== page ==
With just a 30-second window, NASA launched its next exoplanet-searching satellite April 18 toward a never-before-used orbit that was discovered in the 1990s.
The goal? To get the ultimate view of the night sky from a perfect orbit around Earth.
Once inside that perfect orbit — it should take about a month to get there — the observatory will have its eyes on 85 percent of the sky. Everything had to be lined up perfectly to get the 700-lb. (318 kilograms) observatory, called the Transiting Exoplanet Survey Satellite or TESS, on its way toward this "sweet spot" around Earth. [Inside the Clean Room with NASA's TESS Exoplanet Hunter (Images)]
Its forerunner, the venerable Kepler space telescope, found over 2,300 exoplanets by staring at an area about 380 times smaller than that.
Now, with a dwindling fuel supply, Kepler is easing into retirement and slowly drifting farther and farther from Earth. Soon, TESS will embark on a squeaky-clean, never-before-used path — a loop around Earth that the mission's principal investigator, George Ricker, called the "Goldilocks orbit" in a 2013 statement from NASA.
"We were looking for an orbit that would let us stare at a patch of sky for a long time," said Stephen Rinehart, a TESS project scientist. When designing the mission, the NASA team chose what's called the P/2 lunar-resonant orbit. That means that for every rotation the moon makes around Earth, this spacecraft makes two. And for much of the 13.7 days of TESS' orbit around Earth, the spacecraft will be looking out into the cosmos for dimming star lights — an indication that a host star has been eclipsed for a brief moment by a resident, and rotating planet.
When not scanning the sky, TESS will spit its data back to Earth.
The orbit's specific ellipse shape allows the satellite to get far enough away from Earth while surveying the sky so that our planet mostly stays out of the craft's view. (Earth will probably sometimes photobomb it.) But the satellite can also move close enough to the planet to dump all the data back home without needing powerful, expensive equipment.
But what makes the orbit ideal is that, once the satellite is in it, very little fuel and maneuvering will be needed to keep it there, Rinehart said. This P/2 orbit is stable because of the pull of the Earth and the moon. Every time TESS is at the farthest point from Earth, it will be at a 90-degree angle from the moon — first on one side of its orbit and then on the other. Therefore, any effect on the spacecraft's trajectory caused by the pull of the moon when on one side will get canceled out by the pull on the other side.
"If you drifted a little bit, the gravity of the moon shepherds you back into the orbit," Rinehart told Live Science. "The combination of the Earth's gravity and the moon's gravity constantly works together to keep you on that path."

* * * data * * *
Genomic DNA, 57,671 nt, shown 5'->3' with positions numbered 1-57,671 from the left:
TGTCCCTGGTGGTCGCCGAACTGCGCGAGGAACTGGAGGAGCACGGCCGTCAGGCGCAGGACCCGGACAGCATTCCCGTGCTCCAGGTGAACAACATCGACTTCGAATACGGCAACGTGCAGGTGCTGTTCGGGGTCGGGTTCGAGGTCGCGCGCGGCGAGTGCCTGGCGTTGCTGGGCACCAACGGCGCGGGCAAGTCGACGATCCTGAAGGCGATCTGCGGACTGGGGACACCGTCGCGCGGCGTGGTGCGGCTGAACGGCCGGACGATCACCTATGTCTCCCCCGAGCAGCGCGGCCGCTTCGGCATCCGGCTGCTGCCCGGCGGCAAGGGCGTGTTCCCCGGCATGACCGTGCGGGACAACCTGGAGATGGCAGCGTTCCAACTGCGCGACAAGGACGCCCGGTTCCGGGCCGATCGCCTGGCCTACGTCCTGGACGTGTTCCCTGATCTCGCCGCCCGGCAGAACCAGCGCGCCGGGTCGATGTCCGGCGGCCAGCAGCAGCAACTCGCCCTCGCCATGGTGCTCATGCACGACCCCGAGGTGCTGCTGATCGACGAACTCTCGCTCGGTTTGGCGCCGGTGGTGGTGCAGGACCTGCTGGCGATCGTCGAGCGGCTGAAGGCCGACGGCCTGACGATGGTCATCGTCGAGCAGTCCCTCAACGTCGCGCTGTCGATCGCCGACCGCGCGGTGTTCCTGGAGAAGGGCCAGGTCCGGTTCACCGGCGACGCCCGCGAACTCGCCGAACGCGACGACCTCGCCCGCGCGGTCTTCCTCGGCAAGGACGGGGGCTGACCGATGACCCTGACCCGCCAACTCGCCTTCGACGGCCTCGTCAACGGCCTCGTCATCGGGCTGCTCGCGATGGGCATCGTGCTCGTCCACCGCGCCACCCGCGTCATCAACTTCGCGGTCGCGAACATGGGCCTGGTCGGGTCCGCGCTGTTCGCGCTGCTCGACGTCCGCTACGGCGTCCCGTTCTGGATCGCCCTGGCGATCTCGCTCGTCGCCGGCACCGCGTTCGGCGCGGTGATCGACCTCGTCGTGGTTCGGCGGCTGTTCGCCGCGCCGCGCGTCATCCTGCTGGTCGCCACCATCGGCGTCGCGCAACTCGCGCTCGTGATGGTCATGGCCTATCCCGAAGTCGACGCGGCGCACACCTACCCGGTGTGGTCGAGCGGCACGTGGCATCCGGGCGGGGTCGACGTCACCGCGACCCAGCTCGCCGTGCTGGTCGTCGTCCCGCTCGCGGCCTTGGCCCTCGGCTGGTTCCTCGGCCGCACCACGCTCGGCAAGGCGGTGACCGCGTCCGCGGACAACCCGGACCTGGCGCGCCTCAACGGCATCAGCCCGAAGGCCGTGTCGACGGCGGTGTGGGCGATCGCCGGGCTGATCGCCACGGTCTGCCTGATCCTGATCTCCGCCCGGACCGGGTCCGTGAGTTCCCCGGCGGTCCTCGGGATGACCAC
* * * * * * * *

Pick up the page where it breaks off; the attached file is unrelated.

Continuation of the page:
But getting on that path in the first place is a delicate affair, and TESS won't arrive at its orbit for about a month.
"If we get it wrong, the orbit will eventually either come too close to the Earth or come too close to the moon," Shane Hynes, the mission system engineer for TESS, told Live Science. If that were to happen, the satellite would lose resonance — the oscillations caused by the pull and push of our planet and the moon that keep it in its stable trajectory. To push the spacecraft back onto the correct path using propellers would require a lot of fuel, Hynes added.
To make sure TESS makes it to the P/2 orbit, the NASA team had to wait for the right 30-second windows in which to launch the spacecraft — times when the moon was in a particular spot so its gravity could serve as TESS' slingshot.
"It's kind of like being on a kid's scooter and grabbing a passing car and then letting go," said Hynes. "The passing car speeds you up, and when you let go, you can go in a slightly different direction or speed." In that same way, the gravitational pull of the moon will help launch TESS into the Goldilocks orbit around Earth, he said.
This orbit also comes with additional benefits, such as being above Earth's radiation belts, which could damage the satellite's onboard electronics, Hynes said. And rarely will TESS fall under the shadow of the sun, which could cause changes in temperature and damage to the cameras, he said. Because this is the first time a P/2 orbit has been occupied, there isn't any space junk or debris to worry about on its path, Rinehart added.
"There are all these considerations, but they found a nice orbit that allows them to keep the costs at a minimum while maintaining the characteristics necessary to perform an all-sky survey that isn't impeded by [the Earth]," said Adam Burrows, an astrophysicist at Princeton University who is not involved in the mission. "Getting it in that orbit is a feat, but it's possible."
Burrows isn't worried. "It's a complicated dance," he said, but it's "low-risk."
The NASA scientists said their spirits are high. "I think everybody's really excited about finding planets close to the Earth," Hynes said. "TESS is probably going to find more planets each month than Kepler found in its whole mission."
The key is to navigate the satellite to the correct cosmic highway.
Originally published on Live Science.
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